Saturday, October 5, 2019

Lesson of a New Stove

I picked up a new stove on Monday. We do not go in for fancy. So, the new one is a lot like the old one. It is the same color, uses the same type of heating element; the control knobs are in the same places. The new stove is, in every way it could be, just like the old one. But the heating elements are located differently. They are the same size and type as the old elements, but the large are where the small were and the small where the large were.

One might not think that a little change like that would matter, but it does. When the ingredients for breakfast are set on the counter, it turns out that they are in the wrong place. The oatmeal is where the sweet potato needs to be; and the sweet potato is where the teapot ought to be. It is amazing how the placement of the heating elements changes everything. We will get used to the new arrangement eventually, but we might as well learn the lesson the stove is teaching us.

Change is rarely as easy and straightforward as we expect it to be. If we were learning to use a stove with all the latest technologies, we would expect a “learning curve.” But the truth is, even when one sticks to the simplest model available, there will be unexpected complications. Let us remember that and try to be patient.

Let’s remember that and try to be patience when the church makes changes to its programs. Some people believe it should be simple to make changes in a church, but often small changes have unexpected consequences. It takes time to work out the details. Be patient.

Let’s remember that in our attitude toward others. Some people are struggling with uncomfortable changes in their lives. Perhaps an old familiar voice is absent, or a new voice is making itself heard at all hours of the night. Such changes upset the pattern of our lives and may lead us to be less able to cope with other things. Change is a necessary part of life, but it is never as simple as we think it should be. Let us be kind and considerate of one another.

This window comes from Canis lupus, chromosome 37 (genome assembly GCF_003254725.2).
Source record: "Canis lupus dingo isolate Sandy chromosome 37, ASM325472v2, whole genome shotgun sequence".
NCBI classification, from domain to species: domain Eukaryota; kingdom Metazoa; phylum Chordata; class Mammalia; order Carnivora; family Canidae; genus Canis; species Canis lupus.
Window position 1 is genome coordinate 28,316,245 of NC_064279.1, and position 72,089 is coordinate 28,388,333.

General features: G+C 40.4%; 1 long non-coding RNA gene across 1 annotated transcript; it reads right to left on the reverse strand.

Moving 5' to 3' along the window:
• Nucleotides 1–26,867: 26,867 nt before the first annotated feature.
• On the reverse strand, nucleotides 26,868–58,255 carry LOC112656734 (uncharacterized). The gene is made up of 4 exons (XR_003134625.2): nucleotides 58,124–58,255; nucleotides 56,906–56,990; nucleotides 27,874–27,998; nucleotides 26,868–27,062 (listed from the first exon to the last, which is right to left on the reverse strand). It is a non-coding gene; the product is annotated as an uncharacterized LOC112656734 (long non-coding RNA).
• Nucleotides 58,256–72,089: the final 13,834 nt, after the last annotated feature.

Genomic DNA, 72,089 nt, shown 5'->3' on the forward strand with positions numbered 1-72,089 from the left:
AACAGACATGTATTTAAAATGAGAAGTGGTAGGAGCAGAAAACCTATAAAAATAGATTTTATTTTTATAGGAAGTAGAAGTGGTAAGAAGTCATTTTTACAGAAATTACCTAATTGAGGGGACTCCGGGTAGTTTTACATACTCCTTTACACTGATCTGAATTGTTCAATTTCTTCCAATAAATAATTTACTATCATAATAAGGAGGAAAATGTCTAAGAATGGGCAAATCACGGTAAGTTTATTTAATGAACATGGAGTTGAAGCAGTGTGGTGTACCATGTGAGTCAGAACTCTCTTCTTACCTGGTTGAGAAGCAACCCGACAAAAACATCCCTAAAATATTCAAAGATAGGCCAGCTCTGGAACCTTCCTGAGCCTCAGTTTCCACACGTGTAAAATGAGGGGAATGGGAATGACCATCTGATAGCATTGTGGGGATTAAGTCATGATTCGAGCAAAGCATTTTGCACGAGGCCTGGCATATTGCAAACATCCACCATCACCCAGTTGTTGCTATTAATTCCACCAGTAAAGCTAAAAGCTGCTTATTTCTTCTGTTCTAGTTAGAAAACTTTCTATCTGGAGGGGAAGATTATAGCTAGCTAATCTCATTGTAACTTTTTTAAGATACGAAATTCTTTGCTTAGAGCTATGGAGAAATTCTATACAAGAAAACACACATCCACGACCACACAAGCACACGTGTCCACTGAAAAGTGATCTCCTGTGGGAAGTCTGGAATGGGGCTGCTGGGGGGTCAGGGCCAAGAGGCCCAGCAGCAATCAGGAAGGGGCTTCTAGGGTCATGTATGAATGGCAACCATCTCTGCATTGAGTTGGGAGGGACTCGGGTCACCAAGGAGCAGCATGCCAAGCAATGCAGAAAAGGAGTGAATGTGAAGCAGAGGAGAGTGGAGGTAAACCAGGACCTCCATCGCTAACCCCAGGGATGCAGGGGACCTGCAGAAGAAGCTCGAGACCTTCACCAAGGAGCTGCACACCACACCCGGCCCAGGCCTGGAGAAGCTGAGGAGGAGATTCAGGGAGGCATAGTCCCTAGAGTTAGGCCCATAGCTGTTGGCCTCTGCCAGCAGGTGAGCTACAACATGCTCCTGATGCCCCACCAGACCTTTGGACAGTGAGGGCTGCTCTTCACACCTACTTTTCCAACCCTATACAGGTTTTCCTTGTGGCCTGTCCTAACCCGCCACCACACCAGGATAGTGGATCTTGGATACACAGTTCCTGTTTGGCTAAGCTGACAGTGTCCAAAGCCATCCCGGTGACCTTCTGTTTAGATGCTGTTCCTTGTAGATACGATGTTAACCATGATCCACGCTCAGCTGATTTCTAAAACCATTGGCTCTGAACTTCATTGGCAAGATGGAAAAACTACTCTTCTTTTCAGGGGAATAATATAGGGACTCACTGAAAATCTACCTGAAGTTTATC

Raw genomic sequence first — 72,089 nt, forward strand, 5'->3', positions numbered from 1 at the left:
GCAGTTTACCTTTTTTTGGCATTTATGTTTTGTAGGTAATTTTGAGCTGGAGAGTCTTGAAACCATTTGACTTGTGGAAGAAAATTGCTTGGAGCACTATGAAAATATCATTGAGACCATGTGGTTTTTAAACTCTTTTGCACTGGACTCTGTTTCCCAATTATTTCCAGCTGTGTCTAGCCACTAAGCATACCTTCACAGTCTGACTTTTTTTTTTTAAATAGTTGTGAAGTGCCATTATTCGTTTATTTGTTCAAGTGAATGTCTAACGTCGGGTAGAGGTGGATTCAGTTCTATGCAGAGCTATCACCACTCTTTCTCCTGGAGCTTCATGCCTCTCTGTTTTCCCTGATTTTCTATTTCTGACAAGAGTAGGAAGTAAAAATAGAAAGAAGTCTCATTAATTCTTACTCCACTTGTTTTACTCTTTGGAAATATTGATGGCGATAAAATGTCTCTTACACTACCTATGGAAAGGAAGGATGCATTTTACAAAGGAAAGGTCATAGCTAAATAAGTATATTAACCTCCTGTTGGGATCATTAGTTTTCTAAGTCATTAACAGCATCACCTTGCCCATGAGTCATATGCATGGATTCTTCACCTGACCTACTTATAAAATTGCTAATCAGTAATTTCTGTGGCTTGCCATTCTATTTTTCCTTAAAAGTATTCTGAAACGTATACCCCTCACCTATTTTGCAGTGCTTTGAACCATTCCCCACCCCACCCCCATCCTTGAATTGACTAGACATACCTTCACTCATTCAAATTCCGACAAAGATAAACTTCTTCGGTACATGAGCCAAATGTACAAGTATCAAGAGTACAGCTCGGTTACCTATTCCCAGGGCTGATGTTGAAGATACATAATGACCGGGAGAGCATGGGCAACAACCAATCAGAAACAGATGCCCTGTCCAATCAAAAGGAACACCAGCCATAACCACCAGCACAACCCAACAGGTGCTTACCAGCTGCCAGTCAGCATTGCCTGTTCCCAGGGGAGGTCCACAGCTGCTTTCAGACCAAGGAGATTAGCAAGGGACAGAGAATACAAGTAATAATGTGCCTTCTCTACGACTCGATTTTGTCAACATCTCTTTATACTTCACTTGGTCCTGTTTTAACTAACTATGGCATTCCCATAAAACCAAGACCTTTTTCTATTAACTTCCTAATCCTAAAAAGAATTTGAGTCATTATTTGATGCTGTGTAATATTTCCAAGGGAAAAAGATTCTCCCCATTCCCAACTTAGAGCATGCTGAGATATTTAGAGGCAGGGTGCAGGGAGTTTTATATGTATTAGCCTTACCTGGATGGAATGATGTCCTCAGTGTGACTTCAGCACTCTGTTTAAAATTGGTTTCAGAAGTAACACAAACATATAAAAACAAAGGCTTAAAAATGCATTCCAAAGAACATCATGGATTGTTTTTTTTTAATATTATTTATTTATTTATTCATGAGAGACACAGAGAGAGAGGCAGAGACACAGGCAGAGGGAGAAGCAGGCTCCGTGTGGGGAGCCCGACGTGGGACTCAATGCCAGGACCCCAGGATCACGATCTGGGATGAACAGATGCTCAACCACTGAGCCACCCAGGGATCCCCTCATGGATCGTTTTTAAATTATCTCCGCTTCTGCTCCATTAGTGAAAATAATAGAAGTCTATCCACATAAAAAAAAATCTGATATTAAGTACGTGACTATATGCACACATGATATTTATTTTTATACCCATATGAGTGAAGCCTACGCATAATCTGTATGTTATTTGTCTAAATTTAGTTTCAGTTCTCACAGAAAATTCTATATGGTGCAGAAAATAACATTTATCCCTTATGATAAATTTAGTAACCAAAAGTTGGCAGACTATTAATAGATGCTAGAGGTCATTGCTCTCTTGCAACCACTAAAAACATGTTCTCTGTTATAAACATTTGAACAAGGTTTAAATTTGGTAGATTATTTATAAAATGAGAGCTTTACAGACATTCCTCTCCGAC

I therefore, a prisoner for the Lord, urge you to walk in a manner worthy of the calling to which you have been called, with all humility and gentleness, with patience, bearing with one another in love, 3 eager to maintain the unity of the Spirit in the bond of peace (Eph 4:1-3, ESV).

Friday, September 13, 2019

Busy or Faithful?

The busiest generation in history may not be the most productive one. An article that I read recently suggests that complaints about being busy are at an all time high in America, but that evidence of actual work getting done is lacking.

People say they are busy, and they may be quite busy, but relatively little is being accomplished by all this busyness. For too many, working long hours has become a substitute for working effectively. In many companies, those who work long hours are honored as martyrs, while those who work shorter hours (even if they accomplish more) may be belittled as lazy. It is a shame that this is happening in the business world, it is worse yet when it spills over into the church.

With Christians there are two things almost sure to be neglected when we begin to honor busyness.

Prayer will be neglected. From a human point-of-view it is counter-intuitive, but if there is a big and important job to be done, we should NOT get busy on it right away. We should pray before starting, while working, and after we have finished working on it. We may find that we will not be as busy, but we might be more effective, and we certainly will have been more faithful.

Preparation will also be neglected. The kind-hearted person who sets up a doctor’s office without “wasting time” going to medical school will soon be in deep trouble with the law. He may argue that he needs to get busy saving lives now, but his claim will not be heeded. Those who are too hasty sometimes take on work for which they are ill-prepared. They will likely stay very busy; but great harm may be the result. With regard to the medical profession there are clear guidelines to protect us from the hasty. Within some circles in the church, the practice of appointing the ill-prepared is an honored tradition. But it is one against which the scriptures warn (1 Tim 3:10; 5:22).